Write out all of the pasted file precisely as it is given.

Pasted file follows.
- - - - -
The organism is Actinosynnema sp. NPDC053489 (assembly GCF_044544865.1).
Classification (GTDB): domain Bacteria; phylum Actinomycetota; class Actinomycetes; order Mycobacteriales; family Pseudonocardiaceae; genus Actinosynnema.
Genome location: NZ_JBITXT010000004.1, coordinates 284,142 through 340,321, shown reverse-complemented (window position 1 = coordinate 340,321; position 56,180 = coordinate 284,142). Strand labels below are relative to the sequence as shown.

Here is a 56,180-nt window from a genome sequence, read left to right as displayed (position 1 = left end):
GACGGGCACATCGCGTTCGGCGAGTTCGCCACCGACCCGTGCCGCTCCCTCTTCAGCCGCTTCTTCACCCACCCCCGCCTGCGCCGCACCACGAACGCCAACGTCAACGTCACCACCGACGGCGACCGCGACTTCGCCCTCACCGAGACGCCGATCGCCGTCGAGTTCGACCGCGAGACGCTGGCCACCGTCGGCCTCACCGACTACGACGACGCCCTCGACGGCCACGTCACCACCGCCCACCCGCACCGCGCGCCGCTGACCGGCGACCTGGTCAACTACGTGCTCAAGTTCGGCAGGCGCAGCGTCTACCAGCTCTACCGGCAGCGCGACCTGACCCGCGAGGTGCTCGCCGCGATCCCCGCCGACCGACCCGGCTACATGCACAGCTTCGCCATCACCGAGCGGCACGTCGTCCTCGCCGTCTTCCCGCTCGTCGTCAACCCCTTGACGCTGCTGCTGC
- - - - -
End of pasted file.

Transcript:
The organism is Actinosynnema sp. NPDC053489 (assembly GCF_044544865.1).
Classification (GTDB): domain Bacteria; phylum Actinomycetota; class Actinomycetes; order Mycobacteriales; family Pseudonocardiaceae; genus Actinosynnema.
Genome location: NZ_JBITXT010000004.1, coordinates 284,142 through 340,321, shown reverse-complemented (window position 1 = coordinate 340,321; position 56,180 = coordinate 284,142). Strand labels below are relative to the sequence as shown.

Here is a 56,180-nt window from a genome sequence, read left to right as displayed (position 1 = left end):
GACGGGCACATCGCGTTCGGCGAGTTCGCCACCGACCCGTGCCGCTCCCTCTTCAGCCGCTTCTTCACCCACCCCCGCCTGCGCCGCACCACGAACGCCAACGTCAACGTCACCACCGACGGCGACCGCGACTTCGCCCTCACCGAGACGCCGATCGCCGTCGAGTTCGACCGCGAGACGCTGGCCACCGTCGGCCTCACCGACTACGACGACGCCCTCGACGGCCACGTCACCACCGCCCACCCGCACCGCGCGCCGCTGACCGGCGACCTGGTCAACTACGTGCTCAAGTTCGGCAGGCGCAGCGTCTACCAGCTCTACCGGCAGCGCGACCTGACCCGCGAGGTGCTCGCCGCGATCCCCGCCGACCGACCCGGCTACATGCACAGCTTCGCCATCACCGAGCGGCACGTCGTCCTCGCCGTCTTCCCGCTCGTCGTCAACCCCTTGACGCTGCTGCTGC